therefore  , at high humidity in a steam over , over 100 C ( 212 F ) there is no evaporative cooking.

 

your food , and the moisture on the food's surface does not evaporate , and the temp of the oven

 

determines cooking time , IE thermal transfer from the oven to the food

 

Infrared , contact  ( circulating moist air ) etc.

 

Wet Bulb temps require evaporation , at any temp.  above or below 100 C

 

in environments w 100 % humidity  , at all temperatures , WB = DB temp

Edited by rotuts (log)
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59 minutes ago, rotuts said:

lets go back to what ' wet bulb temperature means and is supposed to measure :

 

https://en.wikipedia.org/wiki/Wet-bulb_tem…

 

The wet-bulb temperature (WBT) is the temperature read by a thermometer covered in water-soaked cloth (wet-bulb thermometer) over which air is passed.[1] At 100% relative humidity, the wet-bulb temperature is equal to the air temperature (dry-bulb temperature); at lower humidity the wet-bulb temperature is lower than dry-bulb temperature because of evaporative cooling.

 

N.B.:  at 100 % humidity , WBT is the air temperature , as there will be no evaporative cooling

 

therefore  , at high humidity in a steam over , over 100 C ( 212 F ) there is no evaporative cooking.

 

your food , and the moisture on the food's surface does not evaporate , and the temp of the oven

 

determines cooking time , IE thermal transfer from the oven to the food

 

Infrared , contact  ( circulating moist air ) etc.

 

Wet Bulb temps require evaporation , at any temp.  above or below 100 C

 

in environments w 100 % humidity  , at all temperatures , WB = DB temp

 

Thanks! That was more clarity  than I could muster earlier.

 

So to amplify...

 

 100% humidity..... speeds cooking by increased heat transfer...minimizes water loss from food...but still cooks at the temp at which the oven is set.

 

100% humidity doesn't cook everything at 100C no matter what the temp

 

Browning still happens at 100% humidity since browning has no dependence on meat water loss.

 

 

 

 

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and lets call ' steam '  water vapor above 100C that is condensing.

 

you open your CSO  at 350 F Steam-Bake :  you get some superheated

 

water vapor , hopefully no in your face.

 

water vapor can condense below 100 C :   Mist.fog etc

 

and for completeness sake :

 

water has a ' triple point '

 

where each phase ( liquid , vapor , solid )

 

is in equilibrium  .

 

not often useful in cooking.

Edited by rotuts (log)
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@kostbill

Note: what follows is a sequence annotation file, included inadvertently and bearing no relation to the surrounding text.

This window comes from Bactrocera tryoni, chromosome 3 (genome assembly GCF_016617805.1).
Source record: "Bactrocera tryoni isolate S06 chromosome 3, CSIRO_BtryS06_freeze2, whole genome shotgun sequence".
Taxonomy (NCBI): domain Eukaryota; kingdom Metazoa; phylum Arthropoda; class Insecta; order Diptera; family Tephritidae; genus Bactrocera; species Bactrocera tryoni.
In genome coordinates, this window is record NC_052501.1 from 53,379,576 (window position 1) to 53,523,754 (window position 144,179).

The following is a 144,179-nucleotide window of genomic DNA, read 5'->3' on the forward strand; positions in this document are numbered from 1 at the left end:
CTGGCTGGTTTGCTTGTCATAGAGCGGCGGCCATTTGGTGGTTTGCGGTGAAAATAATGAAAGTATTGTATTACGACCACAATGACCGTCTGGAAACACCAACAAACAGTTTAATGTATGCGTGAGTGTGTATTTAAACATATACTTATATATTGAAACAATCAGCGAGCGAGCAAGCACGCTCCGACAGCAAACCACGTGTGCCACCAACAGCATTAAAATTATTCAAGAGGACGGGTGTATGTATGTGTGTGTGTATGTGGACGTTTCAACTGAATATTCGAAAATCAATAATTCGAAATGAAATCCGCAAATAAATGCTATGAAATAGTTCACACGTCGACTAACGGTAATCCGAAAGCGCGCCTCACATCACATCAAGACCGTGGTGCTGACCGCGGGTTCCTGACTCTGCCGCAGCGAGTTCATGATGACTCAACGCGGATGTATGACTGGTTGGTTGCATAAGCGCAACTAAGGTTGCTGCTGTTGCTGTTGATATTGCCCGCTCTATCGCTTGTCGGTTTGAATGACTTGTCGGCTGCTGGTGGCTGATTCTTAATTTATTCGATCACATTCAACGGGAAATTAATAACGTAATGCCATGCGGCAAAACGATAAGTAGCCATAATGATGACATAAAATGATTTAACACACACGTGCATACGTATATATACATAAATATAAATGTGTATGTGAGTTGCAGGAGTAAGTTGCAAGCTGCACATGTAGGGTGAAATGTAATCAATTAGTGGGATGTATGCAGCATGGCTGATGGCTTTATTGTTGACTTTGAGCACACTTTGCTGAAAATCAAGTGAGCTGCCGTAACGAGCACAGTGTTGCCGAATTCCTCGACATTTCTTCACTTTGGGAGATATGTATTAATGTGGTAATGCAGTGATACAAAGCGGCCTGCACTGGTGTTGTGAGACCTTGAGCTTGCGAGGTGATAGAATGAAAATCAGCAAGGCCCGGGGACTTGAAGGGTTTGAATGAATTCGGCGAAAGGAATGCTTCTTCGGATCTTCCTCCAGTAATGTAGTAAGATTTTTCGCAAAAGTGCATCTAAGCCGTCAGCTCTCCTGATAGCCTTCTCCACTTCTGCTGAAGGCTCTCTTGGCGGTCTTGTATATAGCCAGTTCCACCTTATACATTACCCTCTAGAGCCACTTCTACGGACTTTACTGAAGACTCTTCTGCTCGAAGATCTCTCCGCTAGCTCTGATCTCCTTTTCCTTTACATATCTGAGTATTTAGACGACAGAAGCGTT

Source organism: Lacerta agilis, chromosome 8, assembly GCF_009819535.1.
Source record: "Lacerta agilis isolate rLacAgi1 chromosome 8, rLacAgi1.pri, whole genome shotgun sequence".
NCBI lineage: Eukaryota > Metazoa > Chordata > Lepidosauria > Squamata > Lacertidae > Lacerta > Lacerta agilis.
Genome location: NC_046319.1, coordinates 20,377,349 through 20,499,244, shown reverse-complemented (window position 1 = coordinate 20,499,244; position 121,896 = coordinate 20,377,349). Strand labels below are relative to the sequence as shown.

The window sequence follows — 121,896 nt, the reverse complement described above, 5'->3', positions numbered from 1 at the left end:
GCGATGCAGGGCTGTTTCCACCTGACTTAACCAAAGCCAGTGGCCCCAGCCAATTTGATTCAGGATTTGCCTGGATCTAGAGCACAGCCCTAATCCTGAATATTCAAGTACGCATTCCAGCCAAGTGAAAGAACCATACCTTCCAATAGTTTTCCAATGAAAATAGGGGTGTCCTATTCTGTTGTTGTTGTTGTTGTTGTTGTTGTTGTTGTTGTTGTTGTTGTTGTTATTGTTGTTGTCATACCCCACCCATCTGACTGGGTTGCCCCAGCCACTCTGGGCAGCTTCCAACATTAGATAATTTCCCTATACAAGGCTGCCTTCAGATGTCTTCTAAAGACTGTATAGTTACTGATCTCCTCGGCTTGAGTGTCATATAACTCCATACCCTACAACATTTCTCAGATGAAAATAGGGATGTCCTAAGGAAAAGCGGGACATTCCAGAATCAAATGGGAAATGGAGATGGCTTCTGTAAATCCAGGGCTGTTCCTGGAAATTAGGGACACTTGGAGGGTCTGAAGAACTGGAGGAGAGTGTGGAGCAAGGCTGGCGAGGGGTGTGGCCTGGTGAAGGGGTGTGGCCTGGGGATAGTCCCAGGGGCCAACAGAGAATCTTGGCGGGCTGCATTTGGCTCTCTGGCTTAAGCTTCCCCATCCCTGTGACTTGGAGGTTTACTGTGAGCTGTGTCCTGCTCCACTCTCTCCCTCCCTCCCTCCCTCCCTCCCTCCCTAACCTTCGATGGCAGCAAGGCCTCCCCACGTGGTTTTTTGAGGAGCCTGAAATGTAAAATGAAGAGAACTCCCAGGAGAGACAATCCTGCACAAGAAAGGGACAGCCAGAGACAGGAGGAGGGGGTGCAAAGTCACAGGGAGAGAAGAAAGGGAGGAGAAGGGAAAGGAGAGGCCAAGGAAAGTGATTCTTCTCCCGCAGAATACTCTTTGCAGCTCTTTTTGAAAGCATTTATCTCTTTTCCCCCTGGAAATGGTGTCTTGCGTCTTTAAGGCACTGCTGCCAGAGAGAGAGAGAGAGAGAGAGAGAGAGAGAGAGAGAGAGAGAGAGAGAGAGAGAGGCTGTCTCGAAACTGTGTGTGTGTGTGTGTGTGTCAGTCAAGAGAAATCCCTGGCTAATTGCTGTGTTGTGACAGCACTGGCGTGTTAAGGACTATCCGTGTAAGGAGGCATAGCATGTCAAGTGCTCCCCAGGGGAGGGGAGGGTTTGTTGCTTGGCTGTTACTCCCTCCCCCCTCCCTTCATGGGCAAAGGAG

yes .  it's easy to understand once you grasp the concept

 

WBT was invented to give you an idea of  'heat effect'  at

 

dryer , or more humid normal living temps.

 

100 F  in a New England humid summer   

 

is going to feel quite different than 100 F  in the dry Arizona desert.

 

Ive lived in both places .  

 

that's all there is to it.

 

WBT isn't very helpful above 100 C.

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12 minutes ago, kostbill said:

@rotuts you wrote that "in environments w 100 % humidity  , at all temperatures , WB = DB temp".

 

You mean that if DBT is 220C and we have 100% humidity, then WBT = 220C??

 

This is impressive. I don't understand it.

 

In less than 100% humidity the Wet bulb is maintained at 100C by the cooling effect of evaporation. At 100% humidity no water can evaporate from the wet bulb, so its temp can rise.

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WBT  w humidity less than  100 %

 

at temps above 100 C   are going to be less than the DBT at those temps

 

I don't think the WBT automatically drops to 100 C

 

but Im starting to feel a little dehydrated myself , 

 

so some Personal Fluid Therapy is in order

 

sooner rather than a bit later.

 

    "  He's been known to pull a cork .... "

 

                Sheriff  in " True Grit "

 

                     mentioning Rooster Cogburn to Mattie Ross

 

a truly great line if there ever was one.

 

the book is even better than the movie , and the movie was mighty mighty fine.

 

 

 

 

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3 hours ago, rotuts said:

 

the book is even better than the movie , and the movie was mighty mighty fine.

 

Charles Portis. A fine son of Arkansas, and an incredibly shy person. Hated to be asked about his books.

 

Read Dog of the South.

 

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Don't ask. Eat it.